Case-specular analyses were conducted using conditional logistic regression. The odds ratios were calculated with distance as the exposure variable and case/specular status as the outcome. The explanatory variables included regular phone use, cumulative call time, and duration of use in years.

The statistical software Stata 8.2 (Stata Corporation, College Station, Texas) was used in all analyses.

RESULTS

A total of 912 cases fulfilled the inclusion criteria, with 1 or more midpoints of glioma recorded. Of these, 24 cases (3%) were excluded because they had several nonadjacent midpoints. Of the remaining 888 cases, 116 (13%) had 2 or more midpoints (range, 2–21; mean = 3.6; median, 2).

Altogether, 518 (58%) gliomas were in men and 370 (42%) in women. Information on mobile phone use was obtained from 873 cases (98%), with 57% (n = 495) being regular mobile phone users and 43% (n = 378) reporting no regular use. The median cumulative call time among regular users was 133 hours, while the mean call time was 917 hours.

Preferred laterality of use was known for 490 cases (99% of all regular users). Of these, 59% used the phone primarily on the right side, 28% on the left side, and 13% on both sides. The reported side of use and the brain hemisphere where the glioma was located are presented in Table 1.

Table 1.

Location of Gliomas in the Hemispheres of the Brain in Relation to the Self-Reported Side of Mobile Telephone Use Among Glioma Patients From 7 European Countries, 2000–2004*a

Side of Glioma Laterality of Phone Use
 
Right Left Total 
Right 160 47 207 
Left 123 86 209 
Total 283 133 416 
Side of Glioma Laterality of Phone Use
 
Right Left Total 
Right 160 47 207 
Left 123 86 209 
Total 283 133 416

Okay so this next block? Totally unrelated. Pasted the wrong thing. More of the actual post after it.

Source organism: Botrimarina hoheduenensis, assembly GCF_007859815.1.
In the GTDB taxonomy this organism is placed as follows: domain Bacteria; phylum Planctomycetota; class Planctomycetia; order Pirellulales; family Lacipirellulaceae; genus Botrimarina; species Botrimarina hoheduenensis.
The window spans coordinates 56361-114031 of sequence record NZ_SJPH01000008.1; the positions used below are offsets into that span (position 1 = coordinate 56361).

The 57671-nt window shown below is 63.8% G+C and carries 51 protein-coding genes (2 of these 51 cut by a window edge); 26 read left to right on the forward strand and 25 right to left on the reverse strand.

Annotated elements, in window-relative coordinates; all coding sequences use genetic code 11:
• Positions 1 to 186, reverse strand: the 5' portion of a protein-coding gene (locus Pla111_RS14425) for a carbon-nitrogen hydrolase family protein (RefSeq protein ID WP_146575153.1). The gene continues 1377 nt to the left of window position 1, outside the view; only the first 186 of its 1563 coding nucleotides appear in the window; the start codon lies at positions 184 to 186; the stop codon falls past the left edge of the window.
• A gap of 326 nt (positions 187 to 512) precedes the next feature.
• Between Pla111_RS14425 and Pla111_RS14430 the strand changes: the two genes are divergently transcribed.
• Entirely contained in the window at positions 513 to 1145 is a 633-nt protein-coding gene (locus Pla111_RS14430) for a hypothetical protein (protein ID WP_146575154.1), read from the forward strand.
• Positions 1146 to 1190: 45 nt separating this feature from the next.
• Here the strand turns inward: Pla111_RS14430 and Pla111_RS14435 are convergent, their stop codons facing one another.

* P for heterogeneity < 0.001.

a

Statistical significance for heterogeneity was evaluated on the basis of Fisher's exact test.

Regular mobile phone use was most common in the youngest subjects, among men, and among subjects with the highest level of education (Table 2). There were no differences in phone use (regular vs. never-regular) between cases with only 1 glioma midpoint and those with several midpoints (14% of never-regular users had several midpoints vs. 12% of regular users; P = 0.65).

Table 2.

Demographic Characteristics of Regular Users and Never-Regular Users of Mobile Telephones Among Glioma Patients From 7 European Countries, 2000–2004a

 Regular Users (n = 495)
 
Never-Regular Users (n = 378)
 
Total P for Heterogeneity 
 No. Row % No. Row % 
Sex       
    Male 329 65 180 35 509  
    Female 166 46 198 54 364 <0.001 
Age, years       
    18–39 149 71 60 29 209  
    40–49 145 64 82 36 227  
    50–59 171 50 173 50 344  
    60–69 30 32 63 68 93 <0.001 
Educationb       
    Compulsory 77 46 91 54 168  
    Secondary 161 56 129 44 290  
    Upper secondary 135 61 86 39 221  
    University 120 63 71 37 191 0.01 
Country       
    Denmark 53 37 89 63 142  
    Finland 78 79 21 21 99  
    Germany 52 40 77 60 129  
    Italy 76 72 30 28 106  
    Norway 100 62 62 38 162  
    Sweden 97 56 77 44 174  
    United Kingdom 39 64 22 36 61 <0.001 
 Regular Users (n = 495)
 
Never-Regular Users (n = 378)
 
Total P for Heterogeneity 
 No. Row % No. Row % 
Sex       
    Male 329 65 180 35 509  
    Female 166 46 198 54 364 <0.001 
Age, years       
    18–39 149 71 60 29 209  
    40–49 145 64 82 36 227  
    50–59 171 50 173 50 344  
    60–69 30 32 63 68 93 <0.001 
Educationb       
    Compulsory 77 46 91 54 168  
    Secondary 161 56 129 44 290  
    Upper secondary 135 61 86 39 221  
    University 120 63 71 37 191 0.01 
Country       
    Denmark 53 37 89 63 142  
    Finland 78 79 21 21 99  
    Germany 52 40 77 60 129  
    Italy 76 72 30 28 106  
    Norway 100 62 62 38 162  
    Sweden 97 56 77 44 174  
    United Kingdom 39 64 22 36 61 <0.001